Sperm Length Variation as a Predictor of Extrapair Paternity in Passerine Birds
The rate of extrapair paternity is a commonly used index for the risk of sperm competition in birds, but paternity data exist for only a few percent of the approximately 10400 extant species. As paternity analyses require extensive field sampling and costly lab work, species coverage in this field will probably not improve much in the foreseeable future. Recent findings from passerine birds, which constitute the largest avian order (∼5 900 species), suggest that sperm phenotypes carry a signature of sperm competition. Here we examine how well standardized measures of sperm length variation can predict the rate of extrapair paternity in passerine birds.
We collected sperm samples from 55 passerine species in Canada and Europe for which extrapair paternity rates were already available from either the same (n = 24) or a different (n = 31) study population. We measured the total length of individual spermatozoa and found that both the coefficient of between-male variation (CVbm) and within-male variation (CVwm) in sperm length were strong predictors of the rate of extrapair paternity, explaining as much as 65% and 58%, respectively, of the variation in extrapair paternity among species. However, only the CVbm predictor was independent of phylogeny, which implies that it can readily be converted into a currency of extrapair paternity without the need for phylogenetic correction.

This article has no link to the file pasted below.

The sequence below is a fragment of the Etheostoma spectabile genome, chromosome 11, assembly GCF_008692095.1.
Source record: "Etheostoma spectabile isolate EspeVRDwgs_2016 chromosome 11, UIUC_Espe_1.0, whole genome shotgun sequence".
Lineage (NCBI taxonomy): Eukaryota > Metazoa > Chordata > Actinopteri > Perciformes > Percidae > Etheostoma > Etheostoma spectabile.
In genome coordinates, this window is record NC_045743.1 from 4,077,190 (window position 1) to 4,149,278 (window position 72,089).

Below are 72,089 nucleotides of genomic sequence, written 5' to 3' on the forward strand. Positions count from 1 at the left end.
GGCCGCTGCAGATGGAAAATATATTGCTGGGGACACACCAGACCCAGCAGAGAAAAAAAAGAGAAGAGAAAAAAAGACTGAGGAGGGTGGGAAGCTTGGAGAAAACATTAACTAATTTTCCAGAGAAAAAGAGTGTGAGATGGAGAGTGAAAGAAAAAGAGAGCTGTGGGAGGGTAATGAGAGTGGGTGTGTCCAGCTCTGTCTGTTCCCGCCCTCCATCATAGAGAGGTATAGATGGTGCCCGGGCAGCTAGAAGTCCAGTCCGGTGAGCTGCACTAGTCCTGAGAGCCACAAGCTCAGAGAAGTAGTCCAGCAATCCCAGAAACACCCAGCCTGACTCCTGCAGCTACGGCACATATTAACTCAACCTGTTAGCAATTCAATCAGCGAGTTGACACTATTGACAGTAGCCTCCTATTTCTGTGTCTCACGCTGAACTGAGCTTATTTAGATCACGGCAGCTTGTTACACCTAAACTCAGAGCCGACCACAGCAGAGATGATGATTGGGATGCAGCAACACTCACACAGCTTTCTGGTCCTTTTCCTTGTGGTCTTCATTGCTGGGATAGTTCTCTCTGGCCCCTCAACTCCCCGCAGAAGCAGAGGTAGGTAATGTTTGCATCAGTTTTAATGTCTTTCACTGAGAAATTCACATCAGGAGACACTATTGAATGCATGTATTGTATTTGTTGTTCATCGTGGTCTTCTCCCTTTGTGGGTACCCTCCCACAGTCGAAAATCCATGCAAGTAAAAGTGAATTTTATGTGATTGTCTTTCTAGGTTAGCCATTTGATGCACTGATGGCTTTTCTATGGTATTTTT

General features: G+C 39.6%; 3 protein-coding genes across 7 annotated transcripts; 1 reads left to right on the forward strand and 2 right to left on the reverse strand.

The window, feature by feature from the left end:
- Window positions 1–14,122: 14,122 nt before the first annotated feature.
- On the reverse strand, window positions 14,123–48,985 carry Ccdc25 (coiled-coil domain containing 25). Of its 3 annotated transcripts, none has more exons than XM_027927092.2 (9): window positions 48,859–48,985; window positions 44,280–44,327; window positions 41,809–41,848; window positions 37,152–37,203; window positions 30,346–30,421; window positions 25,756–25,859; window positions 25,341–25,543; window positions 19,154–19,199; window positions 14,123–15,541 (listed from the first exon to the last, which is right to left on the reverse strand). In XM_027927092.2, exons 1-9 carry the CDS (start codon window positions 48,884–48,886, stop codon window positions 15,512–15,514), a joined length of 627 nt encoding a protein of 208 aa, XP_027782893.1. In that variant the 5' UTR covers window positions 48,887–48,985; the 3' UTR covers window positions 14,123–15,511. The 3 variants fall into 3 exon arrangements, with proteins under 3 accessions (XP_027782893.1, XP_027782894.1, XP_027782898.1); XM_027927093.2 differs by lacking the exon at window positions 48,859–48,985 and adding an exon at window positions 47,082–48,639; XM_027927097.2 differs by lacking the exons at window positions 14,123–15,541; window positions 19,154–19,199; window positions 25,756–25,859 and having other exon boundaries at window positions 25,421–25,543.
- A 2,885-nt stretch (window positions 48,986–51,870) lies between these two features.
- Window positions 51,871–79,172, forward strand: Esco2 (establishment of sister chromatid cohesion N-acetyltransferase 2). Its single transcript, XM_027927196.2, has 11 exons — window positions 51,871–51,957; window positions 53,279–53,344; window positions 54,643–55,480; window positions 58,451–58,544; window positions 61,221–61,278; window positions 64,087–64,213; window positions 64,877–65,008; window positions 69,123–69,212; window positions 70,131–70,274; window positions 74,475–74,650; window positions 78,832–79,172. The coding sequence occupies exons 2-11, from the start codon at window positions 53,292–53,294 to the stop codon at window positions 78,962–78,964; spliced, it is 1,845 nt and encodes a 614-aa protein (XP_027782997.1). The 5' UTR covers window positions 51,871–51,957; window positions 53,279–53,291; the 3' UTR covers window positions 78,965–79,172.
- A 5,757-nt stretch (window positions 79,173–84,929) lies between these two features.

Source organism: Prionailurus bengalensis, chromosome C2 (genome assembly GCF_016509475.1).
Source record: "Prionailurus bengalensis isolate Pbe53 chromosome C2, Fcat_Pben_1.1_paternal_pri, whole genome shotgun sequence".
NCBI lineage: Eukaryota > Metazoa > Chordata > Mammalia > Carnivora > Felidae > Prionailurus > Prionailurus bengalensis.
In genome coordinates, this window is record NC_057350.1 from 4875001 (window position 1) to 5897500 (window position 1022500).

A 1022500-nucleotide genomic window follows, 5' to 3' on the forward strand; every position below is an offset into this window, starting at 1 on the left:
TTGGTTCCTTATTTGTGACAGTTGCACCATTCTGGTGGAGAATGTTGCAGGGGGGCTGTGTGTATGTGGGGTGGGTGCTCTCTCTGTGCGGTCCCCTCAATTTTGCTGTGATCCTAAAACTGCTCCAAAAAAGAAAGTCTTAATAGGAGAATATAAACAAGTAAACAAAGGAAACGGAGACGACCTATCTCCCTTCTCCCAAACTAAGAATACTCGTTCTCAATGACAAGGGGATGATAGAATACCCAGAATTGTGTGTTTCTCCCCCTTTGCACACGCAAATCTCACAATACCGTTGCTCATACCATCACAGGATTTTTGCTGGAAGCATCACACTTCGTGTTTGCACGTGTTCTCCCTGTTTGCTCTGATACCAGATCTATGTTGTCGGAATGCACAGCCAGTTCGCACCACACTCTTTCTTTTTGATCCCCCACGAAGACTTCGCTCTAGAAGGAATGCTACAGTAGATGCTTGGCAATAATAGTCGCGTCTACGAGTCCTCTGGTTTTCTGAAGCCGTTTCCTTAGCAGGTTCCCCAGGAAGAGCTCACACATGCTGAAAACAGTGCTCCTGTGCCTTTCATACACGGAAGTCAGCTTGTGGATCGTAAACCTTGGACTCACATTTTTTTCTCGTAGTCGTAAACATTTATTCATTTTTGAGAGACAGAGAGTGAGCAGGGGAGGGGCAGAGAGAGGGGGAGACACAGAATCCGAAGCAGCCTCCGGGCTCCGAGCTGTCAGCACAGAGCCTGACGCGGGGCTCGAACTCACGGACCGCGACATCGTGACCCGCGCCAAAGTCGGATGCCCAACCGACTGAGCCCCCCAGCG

We propose the CVbm index as an alternative measure to extrapair paternity for passerine birds. Given the ease of sperm extraction from male birds in breeding condition, and a modest number of sampled males required for a robust estimate, this new index holds a great potential for mapping the risk of sperm competition across a wide range of passerine birds.